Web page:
Design Critique Sept 2011

  I recently had two very different furniture pieces submitted for a design critique by the same builder. Below are his comments and request for feedback about his work.
 
 Hi George,
 I have two of pieces of furniture that I’d like to offer for your consideration in the design critique.
The first piece is a coffee/collection table I made for a client a few years ago to display her late husband’s treasures.  I had struggled with the design on paper for weeks, looking at an arch support under the table.  It was just not working.  I decided to try Sketchup and was almost instantly rewarded with a much more pleasing design – well to my eye.  The drawer is slightly recessed and is without visible means of opening to discourage little fingers. Perhaps it may be of interest.
The second piece was designed on paper.  It is a cantilevered coat rack that stands in a corner to take up unusable space.  It recently won a Design excellence award at an Australian wood expo and the judges, including a leading Australian architect had glowing things to say about it.  But it has been quite polarising.  Mainly people are concerned about the stability of the piece.  The centre of gravity is right in the middle of the base and as weight is added it becomes even more stable, not less.  It is a prototype and is deliberately unadorned, just a few subtle features to link the different elements together.  The upright is steam bent and the hooks are hot pipe bent.  The hangers are arranged to give an equal vertical spacing between hangers which is why the gap between them appears different.   I am not completely happy with the shape of the hangers, but the shape was determined to make the best use of some beautifully figured wood from a dead tree in our paddock.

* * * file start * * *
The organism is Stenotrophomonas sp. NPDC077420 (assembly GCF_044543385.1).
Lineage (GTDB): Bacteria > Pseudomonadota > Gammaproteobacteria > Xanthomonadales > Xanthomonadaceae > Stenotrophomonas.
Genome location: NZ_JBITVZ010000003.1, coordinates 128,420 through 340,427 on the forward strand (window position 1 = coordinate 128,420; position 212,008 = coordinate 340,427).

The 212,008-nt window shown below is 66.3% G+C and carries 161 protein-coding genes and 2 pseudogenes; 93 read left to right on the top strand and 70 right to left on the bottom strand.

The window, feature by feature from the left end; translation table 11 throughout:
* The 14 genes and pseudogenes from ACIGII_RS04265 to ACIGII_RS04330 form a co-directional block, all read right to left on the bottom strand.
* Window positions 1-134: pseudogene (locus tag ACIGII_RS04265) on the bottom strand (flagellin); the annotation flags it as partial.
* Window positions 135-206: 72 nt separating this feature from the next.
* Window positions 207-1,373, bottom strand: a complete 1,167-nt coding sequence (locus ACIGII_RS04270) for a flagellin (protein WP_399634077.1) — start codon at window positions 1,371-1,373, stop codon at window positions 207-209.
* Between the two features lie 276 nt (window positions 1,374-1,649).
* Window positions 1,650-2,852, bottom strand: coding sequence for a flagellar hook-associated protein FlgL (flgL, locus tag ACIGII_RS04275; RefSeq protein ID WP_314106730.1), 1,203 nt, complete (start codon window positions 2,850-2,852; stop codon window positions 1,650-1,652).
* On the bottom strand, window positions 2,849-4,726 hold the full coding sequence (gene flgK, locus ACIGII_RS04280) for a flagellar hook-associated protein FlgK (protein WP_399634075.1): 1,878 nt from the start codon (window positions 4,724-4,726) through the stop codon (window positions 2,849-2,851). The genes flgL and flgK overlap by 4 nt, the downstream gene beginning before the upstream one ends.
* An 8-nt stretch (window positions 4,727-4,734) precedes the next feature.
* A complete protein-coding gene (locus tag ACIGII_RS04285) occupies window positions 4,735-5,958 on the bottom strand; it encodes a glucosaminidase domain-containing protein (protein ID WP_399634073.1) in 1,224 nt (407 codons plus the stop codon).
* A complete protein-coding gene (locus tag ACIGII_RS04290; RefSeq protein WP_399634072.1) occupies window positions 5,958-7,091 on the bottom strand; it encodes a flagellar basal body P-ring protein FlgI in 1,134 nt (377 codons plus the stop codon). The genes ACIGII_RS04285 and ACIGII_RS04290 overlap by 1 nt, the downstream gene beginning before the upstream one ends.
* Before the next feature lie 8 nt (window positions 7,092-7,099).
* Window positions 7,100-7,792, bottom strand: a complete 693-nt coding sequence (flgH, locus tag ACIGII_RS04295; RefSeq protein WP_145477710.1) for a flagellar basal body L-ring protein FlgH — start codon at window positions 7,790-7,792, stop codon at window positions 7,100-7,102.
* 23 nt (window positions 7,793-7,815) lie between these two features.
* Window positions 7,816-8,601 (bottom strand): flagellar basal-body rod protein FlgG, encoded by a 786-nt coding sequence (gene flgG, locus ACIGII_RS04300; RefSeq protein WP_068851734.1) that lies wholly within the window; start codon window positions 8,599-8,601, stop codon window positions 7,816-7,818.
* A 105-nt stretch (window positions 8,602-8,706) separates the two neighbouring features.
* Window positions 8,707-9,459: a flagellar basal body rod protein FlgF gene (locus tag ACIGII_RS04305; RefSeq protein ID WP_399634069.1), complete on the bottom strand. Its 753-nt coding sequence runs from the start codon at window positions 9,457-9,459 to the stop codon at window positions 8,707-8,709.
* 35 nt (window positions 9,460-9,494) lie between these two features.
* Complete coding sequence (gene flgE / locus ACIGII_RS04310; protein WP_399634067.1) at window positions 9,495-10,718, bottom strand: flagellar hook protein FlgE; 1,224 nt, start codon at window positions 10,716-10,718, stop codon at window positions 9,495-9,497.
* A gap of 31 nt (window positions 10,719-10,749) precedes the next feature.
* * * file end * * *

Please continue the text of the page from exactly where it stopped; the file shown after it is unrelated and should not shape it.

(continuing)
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About walkerg

Woodworker and writer
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17 Responses to Design Critique Sept 2011

  1. Jim B says:

    I think both pieces are lovely! My first impression of the table was that perhaps the legs could be a bit thicker, but now I’m not so sure. They give a bit of lightness to offset the large mass. I like the way the square shape of the inset glass top is reflected in the trim around the drawer. And I agree with the builder that the coat rack hangers look a bit on the chunky side but its hard to see details of the grain in the photos. The size may well be appropriate as suggested.

    Design Critique posts are the best part of this blog.

  2. Mike Siemsen says:

    My initial response to the table was that it is very nice and well executed. I would like to have seen the curve of the leg reflected in the drawer front rather than the rectangle of the glass. I think the cathedral in the bookmatched veneers across the front would have looked better if it were pointing the other way, overall a nice piece.
    As to the coat rack. Again well executed, when in use you will not see much of the rack, even the single coat on there obscures much of it. I find the coats on hangers rather than hanging them right on the pegs a bit odd. It seems a bit “permanent” , it is probably better for the coats but I see coat racks as temporary storage for guests or easy access for family, maybe there is no nearby closet so this is the solution.
    Even though the piece is stable, if it appears unstable to most people then it is visually unstable ( if it looks right it is right). The main criteria is always, Does the customer like it and did they pay for it.
    Good job on both pieces,
    Mike

  3. Dave Mc says: